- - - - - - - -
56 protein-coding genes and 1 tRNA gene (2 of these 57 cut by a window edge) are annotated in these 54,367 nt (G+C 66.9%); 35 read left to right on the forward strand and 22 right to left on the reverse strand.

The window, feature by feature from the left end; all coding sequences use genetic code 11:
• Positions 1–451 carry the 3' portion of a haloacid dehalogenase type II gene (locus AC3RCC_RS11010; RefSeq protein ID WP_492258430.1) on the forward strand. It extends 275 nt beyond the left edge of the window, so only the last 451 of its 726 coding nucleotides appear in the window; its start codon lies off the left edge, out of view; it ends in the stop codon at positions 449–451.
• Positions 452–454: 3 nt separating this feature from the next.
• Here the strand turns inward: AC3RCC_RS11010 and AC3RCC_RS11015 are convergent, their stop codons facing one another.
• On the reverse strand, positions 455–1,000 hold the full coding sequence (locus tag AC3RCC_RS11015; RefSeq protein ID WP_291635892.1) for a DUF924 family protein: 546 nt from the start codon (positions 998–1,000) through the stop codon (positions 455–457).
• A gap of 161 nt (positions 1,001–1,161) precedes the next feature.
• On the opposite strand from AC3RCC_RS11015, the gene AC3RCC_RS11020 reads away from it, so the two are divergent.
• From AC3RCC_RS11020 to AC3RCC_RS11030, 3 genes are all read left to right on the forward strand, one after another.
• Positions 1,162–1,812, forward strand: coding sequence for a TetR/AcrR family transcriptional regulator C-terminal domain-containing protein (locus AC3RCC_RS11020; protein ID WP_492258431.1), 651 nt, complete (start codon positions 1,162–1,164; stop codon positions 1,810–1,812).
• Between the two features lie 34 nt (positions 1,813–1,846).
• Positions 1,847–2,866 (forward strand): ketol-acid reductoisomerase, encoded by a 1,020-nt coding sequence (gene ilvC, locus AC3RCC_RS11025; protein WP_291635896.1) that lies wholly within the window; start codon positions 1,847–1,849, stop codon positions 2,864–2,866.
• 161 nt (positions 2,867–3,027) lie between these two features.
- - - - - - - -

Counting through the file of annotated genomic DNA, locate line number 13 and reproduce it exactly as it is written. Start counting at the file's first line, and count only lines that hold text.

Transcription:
• 161 nt (positions 2,867–3,027) lie between these two features.